Justice and reconciliation are both highly complex concepts that are often described as incompatible alternatives in the aftermath of violent conflicts, despite the fact that both are fundamental to peacebuilding in societies divided by the legacies of political violence, oppression and exclusion. This thesis examines the relationship between justice and reconciliation, pursued as essential ingredients of peacebuilding. After advancing an inclusive working conceptual framework in which seemingly competing conceptions regarding justice and reconciliation are reconceived to work compatibly for building peace, the thesis presents the results of an in-depth case study of Rwanda¿s post-genocide justice and reconciliation endeavour. The thesis focuses on Rwanda¿s justice and reconciliation efforts and their relationship to the ongoing challenge of reformulating Rwandans¿ social identities. A field research conducted for this study revealed that issues of victimhood, justice and reconciliation were highly contested among individuals and groups with varied experiences of the country¿s violent history. Resolving these conflicting narratives so that each Rwandan¿s narrative/identity is dissociated from the negation of the other¿s victimhood emerged as a paramount challenge in Rwanda¿s quest for justice and reconciliation. Rwanda¿s approach to justice and reconciliation can be seen as an innovative both/and approach that seeks to overcome dichotomous thinking by addressing various justice and reconciliation concerns in compatible ways. However, by limiting its efforts to the issues that arose from crimes committed under the former regimes, the justice and reconciliation endeavour of the Rwandan government fails to reconcile people¿s conflicting narratives of victimhood, which will be essential to transform the existing racialised and politicised ethnic identities of Rwandan people.
    • Beyond the Sipahs, Jaishs and Lashkars. Sectarian Violence in Pakistan as Reproduction of Exclusivist Sectarian Discourse.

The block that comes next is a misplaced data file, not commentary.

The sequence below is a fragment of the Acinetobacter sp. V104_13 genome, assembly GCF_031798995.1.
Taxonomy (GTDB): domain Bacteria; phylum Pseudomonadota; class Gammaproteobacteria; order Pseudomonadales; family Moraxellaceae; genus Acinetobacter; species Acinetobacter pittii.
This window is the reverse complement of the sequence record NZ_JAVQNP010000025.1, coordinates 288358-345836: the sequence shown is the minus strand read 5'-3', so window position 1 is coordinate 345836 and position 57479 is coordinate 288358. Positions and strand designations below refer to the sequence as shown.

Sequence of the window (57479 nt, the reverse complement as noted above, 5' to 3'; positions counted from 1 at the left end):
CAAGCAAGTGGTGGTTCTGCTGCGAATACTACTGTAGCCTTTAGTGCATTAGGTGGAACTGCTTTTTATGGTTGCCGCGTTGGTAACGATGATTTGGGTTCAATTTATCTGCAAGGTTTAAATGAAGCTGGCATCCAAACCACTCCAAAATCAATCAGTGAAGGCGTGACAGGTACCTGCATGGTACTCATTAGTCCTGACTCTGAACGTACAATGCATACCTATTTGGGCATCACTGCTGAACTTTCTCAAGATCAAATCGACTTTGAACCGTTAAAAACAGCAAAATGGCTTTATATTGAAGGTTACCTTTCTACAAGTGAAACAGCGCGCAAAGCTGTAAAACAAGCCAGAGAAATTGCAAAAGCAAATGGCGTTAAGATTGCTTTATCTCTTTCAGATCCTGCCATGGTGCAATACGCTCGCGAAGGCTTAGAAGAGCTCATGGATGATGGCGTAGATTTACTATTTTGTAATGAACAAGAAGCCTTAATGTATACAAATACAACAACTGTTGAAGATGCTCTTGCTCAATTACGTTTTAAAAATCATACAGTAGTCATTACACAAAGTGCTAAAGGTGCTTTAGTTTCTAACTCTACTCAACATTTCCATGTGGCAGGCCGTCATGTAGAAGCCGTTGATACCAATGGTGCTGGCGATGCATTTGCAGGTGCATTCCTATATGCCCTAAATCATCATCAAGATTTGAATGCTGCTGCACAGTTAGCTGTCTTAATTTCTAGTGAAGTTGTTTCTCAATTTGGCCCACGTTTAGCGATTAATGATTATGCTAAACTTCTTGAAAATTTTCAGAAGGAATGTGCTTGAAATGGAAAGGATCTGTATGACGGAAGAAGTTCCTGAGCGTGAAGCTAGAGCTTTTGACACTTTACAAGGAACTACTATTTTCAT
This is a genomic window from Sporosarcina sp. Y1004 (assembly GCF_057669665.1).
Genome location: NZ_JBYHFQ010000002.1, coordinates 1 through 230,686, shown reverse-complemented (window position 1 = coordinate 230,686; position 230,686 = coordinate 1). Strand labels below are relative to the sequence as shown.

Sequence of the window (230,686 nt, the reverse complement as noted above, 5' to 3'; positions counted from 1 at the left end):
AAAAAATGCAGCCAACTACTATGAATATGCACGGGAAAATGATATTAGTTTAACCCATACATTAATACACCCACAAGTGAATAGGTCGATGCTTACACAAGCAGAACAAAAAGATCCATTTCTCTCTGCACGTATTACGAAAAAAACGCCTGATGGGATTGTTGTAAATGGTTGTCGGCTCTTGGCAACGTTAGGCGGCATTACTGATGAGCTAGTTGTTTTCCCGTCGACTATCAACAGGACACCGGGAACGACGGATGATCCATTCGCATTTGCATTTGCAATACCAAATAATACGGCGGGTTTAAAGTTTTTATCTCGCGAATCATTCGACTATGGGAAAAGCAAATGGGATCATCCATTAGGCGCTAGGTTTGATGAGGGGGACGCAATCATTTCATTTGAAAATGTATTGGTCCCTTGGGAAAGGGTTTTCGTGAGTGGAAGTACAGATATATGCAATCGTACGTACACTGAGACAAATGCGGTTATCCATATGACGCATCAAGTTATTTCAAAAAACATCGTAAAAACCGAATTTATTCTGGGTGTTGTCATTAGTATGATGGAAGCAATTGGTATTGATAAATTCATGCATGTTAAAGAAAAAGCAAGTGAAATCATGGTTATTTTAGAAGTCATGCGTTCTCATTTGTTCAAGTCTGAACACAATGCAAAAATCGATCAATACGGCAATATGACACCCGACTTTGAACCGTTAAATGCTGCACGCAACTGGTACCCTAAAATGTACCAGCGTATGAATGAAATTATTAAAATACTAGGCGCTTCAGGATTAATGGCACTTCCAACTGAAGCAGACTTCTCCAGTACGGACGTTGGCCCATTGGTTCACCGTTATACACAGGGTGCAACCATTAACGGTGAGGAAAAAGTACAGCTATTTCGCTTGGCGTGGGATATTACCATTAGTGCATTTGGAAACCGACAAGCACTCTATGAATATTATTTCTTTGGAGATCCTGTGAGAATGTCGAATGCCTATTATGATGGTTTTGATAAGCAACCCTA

Gregory, Shaun R.; Riikonen, Katja (University of BradfordDepartment of Peace Studies, 2015-07-01)
      This research project examines sectarianism and sectarian violence in Pakistan between 1996-2005. It represents a departure from the security-focused research on sectarianism and provides contemporary analysis of sectarian violence by contextualising it. This thesis distinguishes sectarianism as an analytical concept from sectarianism as a phenomenon in Pakistan. The existing literature on sectarianism and sectarianism in the Pakistani context is critically examined, and this research is located within that body of knowledge. In this thesis, sectarian violence is understood as being conducted to reproduce and reinforce exclusivist sectarian discourse. This premise is analysed through the framework of identity formation and identity politics, and spatial understandings of identities. The study examines the locations of sectarian violence in Pakistan, and analyses the spaces where sectarian identity discourse is enforced and maintained through violence. Consequently, the concept of sacred space and sacred time are analysed as locations of sectarian violence. The contestations of public space by competing identity discourses, and the spatial manifestations of those competing identities are analysed. This dissertation also attempts to draw out whether sectarian violence is only located within and through the organised sectarian groups, or whether the sectarian violence indicates wider fault lines in the Pakistani society.